One area that needs as much technological help to drive efficiencies within it is healthcare. Anyone who has bounced between doctors, specialists and different hospital departments knows just how broken the health system is – while Michael Moore famously pointed out the failings of the US health system, it’s fair to say that inefficiency plagues health systems globally. The health system is one place that mobile devices, and mobile accessibility of integrated data, is incredibly valuable.

It’s clear that the applications of mobility in healthcare are significant. From allowing nurses to check vital signs or to review prescription status via smartphones to enabling doctors to view medical imaging or patient histories on tablets. In nearly every role and in nearly every area, mobility has the potential to optimize patient care. But despite the potential, the health sector is one place that fundamentals conspire to make widespread use of mobile devices difficult:

  1. Extraordinary government regulations
  2. The inherent autonomous nature of healthcare
  3. Intense and growing cost-control pressures

Faced with the pretty extreme (and, to be fair, generally justified) focus that HIPAA strictly enforces when it comes to privacy, the challenge of mobile device management can seem unsolvable. So it was interesting the other day to hear about some initiatives that Xerox (remember them?) are introducing in the mobile device management (MDM) space, specifically aimed at the healthcare sector. Xerox’s MDM solution is a private-cloud hosted application that offers device configuration, monitoring of compliance and security policies and a secure app store-like site where users can download approved applications.

What is interesting about this offering however, is that it is pitched as a service + consulting model. Xerox has a consulting division full of healthcare experts that helps healthcare organizations develop the policies and deploy the solution to deliver MDM. The Xerox service includes:

  • Solution architecture design and MDM implementation
  • Active directory integration for automated device life cycle management
  • Automated provisioning
  • Data encryption enforcement
  • Over-the-air configuration
  • Private application catalog or store
  • Usage monitoring
  • Administrator training and role-based established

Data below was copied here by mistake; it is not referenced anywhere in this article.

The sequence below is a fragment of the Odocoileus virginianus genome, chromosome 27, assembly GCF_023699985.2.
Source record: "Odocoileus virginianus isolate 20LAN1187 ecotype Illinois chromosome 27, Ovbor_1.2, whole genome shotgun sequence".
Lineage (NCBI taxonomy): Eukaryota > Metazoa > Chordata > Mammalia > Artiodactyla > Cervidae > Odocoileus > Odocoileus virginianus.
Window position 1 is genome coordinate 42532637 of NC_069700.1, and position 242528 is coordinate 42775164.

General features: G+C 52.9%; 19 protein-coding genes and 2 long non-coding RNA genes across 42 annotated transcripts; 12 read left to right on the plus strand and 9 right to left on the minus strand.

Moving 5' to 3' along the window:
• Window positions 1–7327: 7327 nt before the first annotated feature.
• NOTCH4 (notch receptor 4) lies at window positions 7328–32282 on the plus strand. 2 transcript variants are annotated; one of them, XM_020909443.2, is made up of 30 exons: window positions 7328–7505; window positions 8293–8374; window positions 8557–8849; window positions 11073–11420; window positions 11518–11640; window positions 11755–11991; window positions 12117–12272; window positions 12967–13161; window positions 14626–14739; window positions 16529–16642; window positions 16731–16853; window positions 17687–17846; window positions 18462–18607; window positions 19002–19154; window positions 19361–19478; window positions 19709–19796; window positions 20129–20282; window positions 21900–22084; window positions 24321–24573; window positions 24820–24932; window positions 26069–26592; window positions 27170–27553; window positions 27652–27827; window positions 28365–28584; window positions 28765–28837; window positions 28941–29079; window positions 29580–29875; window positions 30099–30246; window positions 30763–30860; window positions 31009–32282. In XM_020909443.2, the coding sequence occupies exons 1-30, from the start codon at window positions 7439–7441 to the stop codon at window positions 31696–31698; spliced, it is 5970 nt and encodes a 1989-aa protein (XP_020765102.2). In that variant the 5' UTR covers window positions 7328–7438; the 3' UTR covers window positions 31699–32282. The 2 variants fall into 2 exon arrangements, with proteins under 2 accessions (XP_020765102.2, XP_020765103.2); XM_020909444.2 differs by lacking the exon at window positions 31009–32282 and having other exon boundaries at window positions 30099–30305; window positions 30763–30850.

• System management, usage and service quality monitoring
  • Compliance auditing and reporting


There’s no denying that two of the biggest areas that technology in general, and cloud in particular, can offer transformational value to the world are education, and health. But at the same time as the value is being articulated, barriers arise, both in terms of regulation such as HIPAA, and cultural aspects from reluctance of IT departments or end users. Clearly the way to resolve these tensions is to deliver solutions that enable end-user access to data, while doing so within the requirements of legislation and policy. Mobile access, and hence mobile data management, is a core part of this enablement.

Every vendor under the sun offers a mobile device management solution – it really is following in the footsteps of VDI-hype of yesterday. But the reality is that all the solutions under the sun don’t help when an organization is facing a cultural shift that puts new demands on their IT infrastructure. By building a consulting practice on top of a MDM product platform, Xerox has smartly removed one of the main barriers to adoption – and by offering product and consulting from one organization they significantly lubricate the on-ramp for healthcare organizations.

Of course the ability of any solution to really offer the benefits to the end users lies in the ability of the vendor to deliver a solution, in a timely manner and at a realistic price. All too often large vendors make announcements that are just that, vapor-fuelled and little else. The fact however that Xerox has both a product offering and a large consulting practice that delivers solutions to the healthcare sector gives me significant comfort – I’m looking forward to revisiting Xerox’s MDM portfolio in a year or so to see how well it’s being adopted at the coalface.

Ben Kepes

Ben Kepes is a technology evangelist, an investor, a commentator and a business adviser. Ben covers the convergence of technology, mobile, ubiquity and agility, all enabled by the Cloud. His areas of interest extend to enterprise software, software integration, financial/accounting software, platforms and infrastructure as well as articulating technology simply for everyday users.

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